Fourteen years ago I felt a strong sense to start what we called The Northwest Fathering Forum in in the Puget Sound area . We began to have monthly gatherings of fathers where we could learn together how to be better dads. We brought in special speakers to talk about various areas of fathering, showed relevant video clips, employed some special music, large group interaction and small group discussion on the topic of the meeting. We kept this format going for about four years.
Though the venue has changed and the name has been changed slightly to “The Fathering Forum,” I am still committed more than ever as we begin 2007, to promote godly fathering that connects men to the heart of the Heavenly Father. As one who has been called to spread of the gospel of Jesus Christ, I have asked myself more than once, “Have I taken a tangent here and gotten off track from what should be my main message, that of the cross of Jesus Christ, and the hope that He holds for the salvation for all people?”
I believe with all my heart that the answer to this question is, “No.” When Jesus speaks to His disciples about His word, His message being planted within various types of people He uses the metaphor of “soils” representing the different kinds of hearts of those who will respond to His message. He says that some have hearts that are hard and impenetrable to His message. Others are like shallow soil, only out for what will benefit them. When things get tough, they are like plants without roots, and only wither and fall away. Then still others are like weedy, cluttered soil. They receive His message among many other truths; but the unique message of Christ just gets choked out by all the other messages crowding the “soil,” and it dies out.
The only “soil” or heart that allows the seed to grow, take root and become fruitful and multi-generational is what He calls “good soil." This good, fertile soil is described by Jesus as a person who has “a noble and good heart, who hear(s) the word, retain(s) it and by preserving, produce(s) a crop.” (Luke 8:15)
So how can this kind of soil be cultivated? Where does this kind of character for both children and adults who can trust, obey and persevere get developed? Does it just come out of thin air? I believe it is primarily developed in the home. It takes place when husbands and wives learn to sacrificially serve one another and persevere through the challenges of loving each other despite their many faults. It happens when children learn to trust, respect and obey their parents even when they don’t agree with them, which is often during the teen years!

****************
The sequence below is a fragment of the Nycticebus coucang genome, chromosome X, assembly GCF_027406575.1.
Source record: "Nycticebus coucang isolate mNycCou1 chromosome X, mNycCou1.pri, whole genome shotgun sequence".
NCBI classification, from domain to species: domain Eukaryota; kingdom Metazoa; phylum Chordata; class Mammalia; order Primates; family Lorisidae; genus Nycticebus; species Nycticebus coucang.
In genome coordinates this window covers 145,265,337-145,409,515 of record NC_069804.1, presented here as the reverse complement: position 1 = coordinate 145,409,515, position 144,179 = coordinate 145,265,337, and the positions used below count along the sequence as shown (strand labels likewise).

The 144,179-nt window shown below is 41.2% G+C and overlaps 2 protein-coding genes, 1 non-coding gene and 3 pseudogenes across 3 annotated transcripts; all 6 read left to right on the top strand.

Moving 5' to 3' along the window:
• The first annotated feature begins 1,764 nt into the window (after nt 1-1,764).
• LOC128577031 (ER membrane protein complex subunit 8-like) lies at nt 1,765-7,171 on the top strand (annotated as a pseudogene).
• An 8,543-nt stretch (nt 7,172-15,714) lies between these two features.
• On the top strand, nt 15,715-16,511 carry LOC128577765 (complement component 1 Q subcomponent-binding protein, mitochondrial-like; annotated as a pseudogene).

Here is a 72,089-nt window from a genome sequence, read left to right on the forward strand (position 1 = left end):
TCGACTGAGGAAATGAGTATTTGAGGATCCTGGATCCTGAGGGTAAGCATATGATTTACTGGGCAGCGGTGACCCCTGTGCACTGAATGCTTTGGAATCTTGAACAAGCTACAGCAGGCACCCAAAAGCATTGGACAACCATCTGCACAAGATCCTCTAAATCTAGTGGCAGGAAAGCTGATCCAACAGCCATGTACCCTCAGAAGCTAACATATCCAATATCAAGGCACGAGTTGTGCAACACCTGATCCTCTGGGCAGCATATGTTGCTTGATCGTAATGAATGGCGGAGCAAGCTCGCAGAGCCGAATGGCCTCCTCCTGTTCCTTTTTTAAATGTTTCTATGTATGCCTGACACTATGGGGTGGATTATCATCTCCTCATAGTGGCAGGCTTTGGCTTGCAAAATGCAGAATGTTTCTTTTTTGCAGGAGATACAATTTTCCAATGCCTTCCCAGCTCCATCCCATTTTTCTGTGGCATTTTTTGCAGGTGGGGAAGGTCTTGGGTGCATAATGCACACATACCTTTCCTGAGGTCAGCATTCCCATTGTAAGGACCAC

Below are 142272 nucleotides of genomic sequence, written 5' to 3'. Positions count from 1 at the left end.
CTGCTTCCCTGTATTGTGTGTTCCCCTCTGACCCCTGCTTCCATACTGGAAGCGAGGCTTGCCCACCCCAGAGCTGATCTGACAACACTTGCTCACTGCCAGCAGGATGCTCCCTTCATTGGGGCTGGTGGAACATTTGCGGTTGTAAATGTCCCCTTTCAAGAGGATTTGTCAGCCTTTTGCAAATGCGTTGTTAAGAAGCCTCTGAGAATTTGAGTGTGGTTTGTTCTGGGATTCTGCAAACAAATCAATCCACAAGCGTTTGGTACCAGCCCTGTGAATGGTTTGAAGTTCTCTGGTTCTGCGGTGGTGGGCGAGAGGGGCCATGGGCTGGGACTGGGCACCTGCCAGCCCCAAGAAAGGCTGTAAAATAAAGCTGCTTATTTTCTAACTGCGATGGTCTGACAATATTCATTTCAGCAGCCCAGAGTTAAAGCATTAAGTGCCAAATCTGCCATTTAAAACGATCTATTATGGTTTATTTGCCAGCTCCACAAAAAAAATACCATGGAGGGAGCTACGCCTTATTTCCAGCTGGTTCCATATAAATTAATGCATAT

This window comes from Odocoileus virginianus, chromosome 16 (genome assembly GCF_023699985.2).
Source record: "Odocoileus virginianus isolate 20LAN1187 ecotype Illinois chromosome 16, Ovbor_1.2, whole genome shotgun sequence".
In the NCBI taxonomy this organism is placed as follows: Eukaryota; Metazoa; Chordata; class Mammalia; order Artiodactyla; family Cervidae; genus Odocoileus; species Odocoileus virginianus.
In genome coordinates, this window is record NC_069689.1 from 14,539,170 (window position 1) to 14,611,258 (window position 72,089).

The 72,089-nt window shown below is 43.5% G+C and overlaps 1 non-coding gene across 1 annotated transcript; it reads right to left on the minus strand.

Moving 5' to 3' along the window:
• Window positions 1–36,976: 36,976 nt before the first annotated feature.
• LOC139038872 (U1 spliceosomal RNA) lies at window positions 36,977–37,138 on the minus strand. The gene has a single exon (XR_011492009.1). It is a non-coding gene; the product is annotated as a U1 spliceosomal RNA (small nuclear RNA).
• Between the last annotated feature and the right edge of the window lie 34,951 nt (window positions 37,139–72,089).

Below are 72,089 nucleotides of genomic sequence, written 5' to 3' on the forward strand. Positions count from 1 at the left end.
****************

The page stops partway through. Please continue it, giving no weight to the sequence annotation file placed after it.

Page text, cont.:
Doctor Luke records the prophecy about the work of John the Baptist in preparing spiritual soil in this way: “He will go on before the Lord, in the spirit and power of Elijah, to turn the hearts of the fathers to their children and the disobedient to the wisdom of the righteous-to make ready a people prepared for the Lord.” (Luke 1:17)
Faithful fathers prepare their children to shift from trusting their seen authority to the Heavenly Father’s unseen authority. And at the same time they lead their children this way they are running right into the Heavenly Father’s arms themselves! Jesus Himself says it like this, “Whoever welcomes one of these little children in My name does not welcome Me but the one who sent Me (the Heavenly Father).” (Mark 9:37)
In 2007, there are many who do not want to have anything to do with Jesus Christ or the Heavenly Father He came to introduce to the world two thousand years ago. They assume this Heavenly Father is absent, distant, abusive or untrustworthy based on their personal experiences with their own fathers. The challenge is for us who claim to know Christ to present a better picture of the Heavenly Father to our culture as we let our "light shine before men, that they may see your good deeds and praise (our) Father in heaven.” (Matthew 5:16)
So as a new year dawns I promise that I will, by God’s grace, continue to “stay the course” in lifting up godly fathering in a nation that is becoming increasingly fatherless. And I realize that this is sometimes lonely, hard soil-tilling work we are involved in together. But I want to encourage you as a man who, as a father who is reading this, to continue to turn your heart to your children, knowing that by so doing you are cultivating your children’s hearts to be good soil, receptive to answer the eternally consequential question of what they will do with Jesus Christ. And also I remind you that at the same time, when you make your fathering a priority, you are connecting to the very heart of the Heavenly Father!